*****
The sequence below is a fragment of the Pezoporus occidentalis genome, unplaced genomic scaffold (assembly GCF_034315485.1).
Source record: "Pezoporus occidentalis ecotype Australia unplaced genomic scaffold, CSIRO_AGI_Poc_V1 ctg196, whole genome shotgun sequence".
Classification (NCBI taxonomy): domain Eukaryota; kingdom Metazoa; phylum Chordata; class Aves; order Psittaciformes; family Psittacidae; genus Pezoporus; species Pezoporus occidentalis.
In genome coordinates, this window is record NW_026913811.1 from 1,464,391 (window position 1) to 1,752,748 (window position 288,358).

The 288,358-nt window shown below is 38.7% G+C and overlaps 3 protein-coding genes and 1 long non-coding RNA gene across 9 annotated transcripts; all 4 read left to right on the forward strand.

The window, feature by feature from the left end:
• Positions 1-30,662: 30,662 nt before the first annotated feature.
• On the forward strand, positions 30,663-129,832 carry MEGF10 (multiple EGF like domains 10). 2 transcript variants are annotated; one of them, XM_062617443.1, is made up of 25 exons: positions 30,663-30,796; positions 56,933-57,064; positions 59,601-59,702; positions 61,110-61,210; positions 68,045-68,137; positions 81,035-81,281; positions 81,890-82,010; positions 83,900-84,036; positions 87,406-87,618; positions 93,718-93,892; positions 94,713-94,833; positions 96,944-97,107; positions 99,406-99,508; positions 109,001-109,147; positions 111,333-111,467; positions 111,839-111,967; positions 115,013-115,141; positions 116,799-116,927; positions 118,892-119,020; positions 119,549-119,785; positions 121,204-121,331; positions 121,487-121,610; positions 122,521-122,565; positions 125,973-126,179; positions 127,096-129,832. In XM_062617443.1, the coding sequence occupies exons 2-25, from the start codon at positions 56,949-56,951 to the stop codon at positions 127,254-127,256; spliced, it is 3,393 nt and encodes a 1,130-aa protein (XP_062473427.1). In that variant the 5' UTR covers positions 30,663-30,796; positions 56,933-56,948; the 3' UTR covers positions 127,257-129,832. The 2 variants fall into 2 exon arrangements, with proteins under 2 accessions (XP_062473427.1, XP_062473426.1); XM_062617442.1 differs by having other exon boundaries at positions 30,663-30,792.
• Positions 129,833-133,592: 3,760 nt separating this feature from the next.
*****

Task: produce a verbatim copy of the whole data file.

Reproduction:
The sequence below is a fragment of the Pezoporus occidentalis genome, unplaced genomic scaffold (assembly GCF_034315485.1).
Source record: "Pezoporus occidentalis ecotype Australia unplaced genomic scaffold, CSIRO_AGI_Poc_V1 ctg196, whole genome shotgun sequence".
Classification (NCBI taxonomy): domain Eukaryota; kingdom Metazoa; phylum Chordata; class Aves; order Psittaciformes; family Psittacidae; genus Pezoporus; species Pezoporus occidentalis.
In genome coordinates, this window is record NW_026913811.1 from 1,464,391 (window position 1) to 1,752,748 (window position 288,358).

The 288,358-nt window shown below is 38.7% G+C and overlaps 3 protein-coding genes and 1 long non-coding RNA gene across 9 annotated transcripts; all 4 read left to right on the forward strand.

The window, feature by feature from the left end:
• Positions 1-30,662: 30,662 nt before the first annotated feature.
• On the forward strand, positions 30,663-129,832 carry MEGF10 (multiple EGF like domains 10). 2 transcript variants are annotated; one of them, XM_062617443.1, is made up of 25 exons: positions 30,663-30,796; positions 56,933-57,064; positions 59,601-59,702; positions 61,110-61,210; positions 68,045-68,137; positions 81,035-81,281; positions 81,890-82,010; positions 83,900-84,036; positions 87,406-87,618; positions 93,718-93,892; positions 94,713-94,833; positions 96,944-97,107; positions 99,406-99,508; positions 109,001-109,147; positions 111,333-111,467; positions 111,839-111,967; positions 115,013-115,141; positions 116,799-116,927; positions 118,892-119,020; positions 119,549-119,785; positions 121,204-121,331; positions 121,487-121,610; positions 122,521-122,565; positions 125,973-126,179; positions 127,096-129,832. In XM_062617443.1, the coding sequence occupies exons 2-25, from the start codon at positions 56,949-56,951 to the stop codon at positions 127,254-127,256; spliced, it is 3,393 nt and encodes a 1,130-aa protein (XP_062473427.1). In that variant the 5' UTR covers positions 30,663-30,796; positions 56,933-56,948; the 3' UTR covers positions 127,257-129,832. The 2 variants fall into 2 exon arrangements, with proteins under 2 accessions (XP_062473427.1, XP_062473426.1); XM_062617442.1 differs by having other exon boundaries at positions 30,663-30,792.
• Positions 129,833-133,592: 3,760 nt separating this feature from the next.